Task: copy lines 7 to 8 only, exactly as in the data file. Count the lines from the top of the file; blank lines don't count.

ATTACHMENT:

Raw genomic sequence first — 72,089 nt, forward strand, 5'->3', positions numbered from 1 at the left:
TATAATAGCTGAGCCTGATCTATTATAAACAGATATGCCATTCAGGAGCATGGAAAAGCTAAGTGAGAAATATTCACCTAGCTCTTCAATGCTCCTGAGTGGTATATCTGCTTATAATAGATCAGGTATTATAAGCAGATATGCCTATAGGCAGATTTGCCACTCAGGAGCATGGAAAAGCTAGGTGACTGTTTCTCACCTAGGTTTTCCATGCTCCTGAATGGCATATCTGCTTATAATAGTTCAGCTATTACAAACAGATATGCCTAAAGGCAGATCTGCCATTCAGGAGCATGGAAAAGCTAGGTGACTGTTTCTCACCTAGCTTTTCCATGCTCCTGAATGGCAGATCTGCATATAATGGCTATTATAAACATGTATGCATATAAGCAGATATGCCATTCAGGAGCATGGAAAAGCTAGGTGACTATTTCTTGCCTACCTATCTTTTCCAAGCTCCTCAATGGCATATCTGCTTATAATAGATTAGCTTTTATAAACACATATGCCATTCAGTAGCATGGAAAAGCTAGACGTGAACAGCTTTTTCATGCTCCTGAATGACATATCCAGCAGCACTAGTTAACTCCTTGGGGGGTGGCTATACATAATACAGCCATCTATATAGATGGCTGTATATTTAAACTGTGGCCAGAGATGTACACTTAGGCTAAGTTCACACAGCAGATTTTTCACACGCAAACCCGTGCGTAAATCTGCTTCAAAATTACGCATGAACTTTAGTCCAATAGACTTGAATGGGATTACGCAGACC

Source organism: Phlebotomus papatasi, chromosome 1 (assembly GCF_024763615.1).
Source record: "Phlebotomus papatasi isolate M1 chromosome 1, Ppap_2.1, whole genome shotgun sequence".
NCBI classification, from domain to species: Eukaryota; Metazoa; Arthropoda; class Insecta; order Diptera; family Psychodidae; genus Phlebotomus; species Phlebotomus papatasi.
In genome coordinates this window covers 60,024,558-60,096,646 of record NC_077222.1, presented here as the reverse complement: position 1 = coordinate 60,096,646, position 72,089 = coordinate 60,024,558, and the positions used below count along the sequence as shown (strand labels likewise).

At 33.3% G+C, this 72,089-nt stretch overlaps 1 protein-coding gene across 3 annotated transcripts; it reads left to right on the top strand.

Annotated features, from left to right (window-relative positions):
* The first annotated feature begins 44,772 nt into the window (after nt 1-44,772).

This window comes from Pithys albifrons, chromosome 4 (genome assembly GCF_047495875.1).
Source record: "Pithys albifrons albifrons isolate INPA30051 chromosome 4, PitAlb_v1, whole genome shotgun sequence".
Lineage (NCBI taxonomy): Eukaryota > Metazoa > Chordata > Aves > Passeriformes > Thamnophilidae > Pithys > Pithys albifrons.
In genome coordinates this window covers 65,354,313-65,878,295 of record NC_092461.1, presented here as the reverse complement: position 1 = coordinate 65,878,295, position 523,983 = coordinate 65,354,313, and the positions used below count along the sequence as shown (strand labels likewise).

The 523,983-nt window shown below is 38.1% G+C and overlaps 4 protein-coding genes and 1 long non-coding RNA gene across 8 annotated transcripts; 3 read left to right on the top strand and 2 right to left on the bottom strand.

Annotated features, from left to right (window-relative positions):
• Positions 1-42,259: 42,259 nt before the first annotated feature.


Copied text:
At 33.3% G+C, this 72,089-nt stretch overlaps 1 protein-coding gene across 3 annotated transcripts; it reads left to right on the top strand.

Annotated features, from left to right (window-relative positions):